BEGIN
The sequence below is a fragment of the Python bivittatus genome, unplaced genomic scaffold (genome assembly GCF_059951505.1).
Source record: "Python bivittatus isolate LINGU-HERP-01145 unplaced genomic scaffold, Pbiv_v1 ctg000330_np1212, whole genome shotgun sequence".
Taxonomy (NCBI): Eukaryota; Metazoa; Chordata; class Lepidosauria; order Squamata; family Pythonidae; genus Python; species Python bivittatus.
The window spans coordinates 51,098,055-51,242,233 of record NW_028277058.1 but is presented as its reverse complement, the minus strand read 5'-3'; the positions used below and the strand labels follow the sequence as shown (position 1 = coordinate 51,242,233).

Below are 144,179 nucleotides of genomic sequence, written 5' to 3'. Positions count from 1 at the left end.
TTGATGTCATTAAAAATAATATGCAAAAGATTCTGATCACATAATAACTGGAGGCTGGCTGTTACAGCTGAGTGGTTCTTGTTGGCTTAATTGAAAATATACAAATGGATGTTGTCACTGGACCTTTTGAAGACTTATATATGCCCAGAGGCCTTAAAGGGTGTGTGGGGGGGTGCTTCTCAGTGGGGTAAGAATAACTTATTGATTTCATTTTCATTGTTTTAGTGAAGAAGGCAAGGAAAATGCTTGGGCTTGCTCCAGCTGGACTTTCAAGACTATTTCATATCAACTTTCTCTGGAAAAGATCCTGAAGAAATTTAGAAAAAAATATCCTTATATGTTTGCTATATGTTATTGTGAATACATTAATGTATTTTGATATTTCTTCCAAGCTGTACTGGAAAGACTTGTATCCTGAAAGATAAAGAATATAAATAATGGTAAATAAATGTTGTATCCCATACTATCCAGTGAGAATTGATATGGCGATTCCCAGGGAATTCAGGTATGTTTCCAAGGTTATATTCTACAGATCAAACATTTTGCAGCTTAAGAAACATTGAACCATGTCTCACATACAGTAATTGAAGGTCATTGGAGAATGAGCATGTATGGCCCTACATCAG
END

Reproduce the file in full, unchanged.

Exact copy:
The sequence below is a fragment of the Python bivittatus genome, unplaced genomic scaffold (genome assembly GCF_059951505.1).
Source record: "Python bivittatus isolate LINGU-HERP-01145 unplaced genomic scaffold, Pbiv_v1 ctg000330_np1212, whole genome shotgun sequence".
Taxonomy (NCBI): Eukaryota; Metazoa; Chordata; class Lepidosauria; order Squamata; family Pythonidae; genus Python; species Python bivittatus.
The window spans coordinates 51,098,055-51,242,233 of record NW_028277058.1 but is presented as its reverse complement, the minus strand read 5'-3'; the positions used below and the strand labels follow the sequence as shown (position 1 = coordinate 51,242,233).

Below are 144,179 nucleotides of genomic sequence, written 5' to 3'. Positions count from 1 at the left end.
TTGATGTCATTAAAAATAATATGCAAAAGATTCTGATCACATAATAACTGGAGGCTGGCTGTTACAGCTGAGTGGTTCTTGTTGGCTTAATTGAAAATATACAAATGGATGTTGTCACTGGACCTTTTGAAGACTTATATATGCCCAGAGGCCTTAAAGGGTGTGTGGGGGGGTGCTTCTCAGTGGGGTAAGAATAACTTATTGATTTCATTTTCATTGTTTTAGTGAAGAAGGCAAGGAAAATGCTTGGGCTTGCTCCAGCTGGACTTTCAAGACTATTTCATATCAACTTTCTCTGGAAAAGATCCTGAAGAAATTTAGAAAAAAATATCCTTATATGTTTGCTATATGTTATTGTGAATACATTAATGTATTTTGATATTTCTTCCAAGCTGTACTGGAAAGACTTGTATCCTGAAAGATAAAGAATATAAATAATGGTAAATAAATGTTGTATCCCATACTATCCAGTGAGAATTGATATGGCGATTCCCAGGGAATTCAGGTATGTTTCCAAGGTTATATTCTACAGATCAAACATTTTGCAGCTTAAGAAACATTGAACCATGTCTCACATACAGTAATTGAAGGTCATTGGAGAATGAGCATGTATGGCCCTACATCAG